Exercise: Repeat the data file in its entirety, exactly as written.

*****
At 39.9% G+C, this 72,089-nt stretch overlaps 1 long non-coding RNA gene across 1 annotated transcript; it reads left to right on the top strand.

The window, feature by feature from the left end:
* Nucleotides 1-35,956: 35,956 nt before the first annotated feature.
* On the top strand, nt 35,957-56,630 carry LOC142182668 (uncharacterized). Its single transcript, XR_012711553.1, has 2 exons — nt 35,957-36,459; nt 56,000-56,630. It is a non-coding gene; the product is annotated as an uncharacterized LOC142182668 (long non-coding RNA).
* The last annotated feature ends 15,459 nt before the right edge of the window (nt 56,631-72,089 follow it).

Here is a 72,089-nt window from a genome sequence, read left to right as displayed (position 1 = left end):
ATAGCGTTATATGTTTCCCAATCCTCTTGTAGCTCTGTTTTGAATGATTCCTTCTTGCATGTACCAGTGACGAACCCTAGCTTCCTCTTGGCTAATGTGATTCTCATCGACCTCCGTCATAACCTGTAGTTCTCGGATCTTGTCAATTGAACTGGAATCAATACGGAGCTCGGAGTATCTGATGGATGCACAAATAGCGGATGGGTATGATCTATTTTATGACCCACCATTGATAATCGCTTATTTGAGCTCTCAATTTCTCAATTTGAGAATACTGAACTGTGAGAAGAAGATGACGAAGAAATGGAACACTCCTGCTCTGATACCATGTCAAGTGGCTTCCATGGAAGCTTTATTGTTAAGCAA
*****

At 39.9% G+C, this 72,089-nt stretch overlaps 1 long non-coding RNA gene across 1 annotated transcript; it reads left to right on the top strand.

The window, feature by feature from the left end:
* Nucleotides 1-35,956: 35,956 nt before the first annotated feature.
* On the top strand, nt 35,957-56,630 carry LOC142182668 (uncharacterized). Its single transcript, XR_012711553.1, has 2 exons — nt 35,957-36,459; nt 56,000-56,630. It is a non-coding gene; the product is annotated as an uncharacterized LOC142182668 (long non-coding RNA).
* The last annotated feature ends 15,459 nt before the right edge of the window (nt 56,631-72,089 follow it).

Here is a 72,089-nt window from a genome sequence, read left to right as displayed (position 1 = left end):
ATAGCGTTATATGTTTCCCAATCCTCTTGTAGCTCTGTTTTGAATGATTCCTTCTTGCATGTACCAGTGACGAACCCTAGCTTCCTCTTGGCTAATGTGATTCTCATCGACCTCCGTCATAACCTGTAGTTCTCGGATCTTGTCAATTGAACTGGAATCAATACGGAGCTCGGAGTATCTGATGGATGCACAAATAGCGGATGGGTATGATCTATTTTATGACCCACCATTGATAATCGCTTATTTGAGCTCTCAATTTCTCAATTTGAGAATACTGAACTGTGAGAAGAAGATGACGAAGAAATGGAACACTCCTGCTCTGATACCATGTCAAGTGGCTTCCATGGAAGCTTTATTGTTAAGCAA